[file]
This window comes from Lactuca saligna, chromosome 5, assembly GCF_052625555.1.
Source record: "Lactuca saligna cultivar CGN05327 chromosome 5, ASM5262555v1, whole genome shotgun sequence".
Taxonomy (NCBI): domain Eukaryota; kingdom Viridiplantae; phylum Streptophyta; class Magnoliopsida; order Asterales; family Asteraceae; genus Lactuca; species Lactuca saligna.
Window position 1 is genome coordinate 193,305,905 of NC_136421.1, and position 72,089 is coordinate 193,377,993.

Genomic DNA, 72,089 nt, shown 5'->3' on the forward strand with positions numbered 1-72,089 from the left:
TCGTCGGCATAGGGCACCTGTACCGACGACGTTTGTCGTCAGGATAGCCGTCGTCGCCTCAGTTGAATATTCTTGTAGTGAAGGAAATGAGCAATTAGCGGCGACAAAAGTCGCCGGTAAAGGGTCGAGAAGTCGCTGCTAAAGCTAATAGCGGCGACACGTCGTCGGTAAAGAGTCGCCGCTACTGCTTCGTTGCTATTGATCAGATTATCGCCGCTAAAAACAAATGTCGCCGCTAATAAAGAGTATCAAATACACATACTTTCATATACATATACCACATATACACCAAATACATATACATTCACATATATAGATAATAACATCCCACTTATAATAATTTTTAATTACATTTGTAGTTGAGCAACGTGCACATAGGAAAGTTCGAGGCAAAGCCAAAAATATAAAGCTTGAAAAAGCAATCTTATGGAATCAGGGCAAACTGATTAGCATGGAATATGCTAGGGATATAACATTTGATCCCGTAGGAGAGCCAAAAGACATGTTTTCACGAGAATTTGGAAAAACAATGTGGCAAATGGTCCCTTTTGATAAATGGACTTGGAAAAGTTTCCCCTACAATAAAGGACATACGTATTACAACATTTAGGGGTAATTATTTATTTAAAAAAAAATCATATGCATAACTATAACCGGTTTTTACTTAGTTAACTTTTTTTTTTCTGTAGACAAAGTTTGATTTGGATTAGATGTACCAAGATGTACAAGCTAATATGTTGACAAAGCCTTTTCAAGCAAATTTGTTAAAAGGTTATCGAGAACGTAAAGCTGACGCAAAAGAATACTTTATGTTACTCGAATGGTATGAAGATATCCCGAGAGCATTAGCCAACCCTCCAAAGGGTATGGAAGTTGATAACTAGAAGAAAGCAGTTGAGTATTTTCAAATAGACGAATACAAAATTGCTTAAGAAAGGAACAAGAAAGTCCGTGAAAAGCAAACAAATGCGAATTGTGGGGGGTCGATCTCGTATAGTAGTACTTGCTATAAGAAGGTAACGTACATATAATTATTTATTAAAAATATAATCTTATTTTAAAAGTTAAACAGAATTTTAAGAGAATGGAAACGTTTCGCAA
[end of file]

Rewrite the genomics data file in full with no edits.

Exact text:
This window comes from Lactuca saligna, chromosome 5, assembly GCF_052625555.1.
Source record: "Lactuca saligna cultivar CGN05327 chromosome 5, ASM5262555v1, whole genome shotgun sequence".
Taxonomy (NCBI): domain Eukaryota; kingdom Viridiplantae; phylum Streptophyta; class Magnoliopsida; order Asterales; family Asteraceae; genus Lactuca; species Lactuca saligna.
Window position 1 is genome coordinate 193,305,905 of NC_136421.1, and position 72,089 is coordinate 193,377,993.

Genomic DNA, 72,089 nt, shown 5'->3' on the forward strand with positions numbered 1-72,089 from the left:
TCGTCGGCATAGGGCACCTGTACCGACGACGTTTGTCGTCAGGATAGCCGTCGTCGCCTCAGTTGAATATTCTTGTAGTGAAGGAAATGAGCAATTAGCGGCGACAAAAGTCGCCGGTAAAGGGTCGAGAAGTCGCTGCTAAAGCTAATAGCGGCGACACGTCGTCGGTAAAGAGTCGCCGCTACTGCTTCGTTGCTATTGATCAGATTATCGCCGCTAAAAACAAATGTCGCCGCTAATAAAGAGTATCAAATACACATACTTTCATATACATATACCACATATACACCAAATACATATACATTCACATATATAGATAATAACATCCCACTTATAATAATTTTTAATTACATTTGTAGTTGAGCAACGTGCACATAGGAAAGTTCGAGGCAAAGCCAAAAATATAAAGCTTGAAAAAGCAATCTTATGGAATCAGGGCAAACTGATTAGCATGGAATATGCTAGGGATATAACATTTGATCCCGTAGGAGAGCCAAAAGACATGTTTTCACGAGAATTTGGAAAAACAATGTGGCAAATGGTCCCTTTTGATAAATGGACTTGGAAAAGTTTCCCCTACAATAAAGGACATACGTATTACAACATTTAGGGGTAATTATTTATTTAAAAAAAAATCATATGCATAACTATAACCGGTTTTTACTTAGTTAACTTTTTTTTTTCTGTAGACAAAGTTTGATTTGGATTAGATGTACCAAGATGTACAAGCTAATATGTTGACAAAGCCTTTTCAAGCAAATTTGTTAAAAGGTTATCGAGAACGTAAAGCTGACGCAAAAGAATACTTTATGTTACTCGAATGGTATGAAGATATCCCGAGAGCATTAGCCAACCCTCCAAAGGGTATGGAAGTTGATAACTAGAAGAAAGCAGTTGAGTATTTTCAAATAGACGAATACAAAATTGCTTAAGAAAGGAACAAGAAAGTCCGTGAAAAGCAAACAAATGCGAATTGTGGGGGGTCGATCTCGTATAGTAGTACTTGCTATAAGAAGGTAACGTACATATAATTATTTATTAAAAATATAATCTTATTTTAAAAGTTAAACAGAATTTTAAGAGAATGGAAACGTTTCGCAA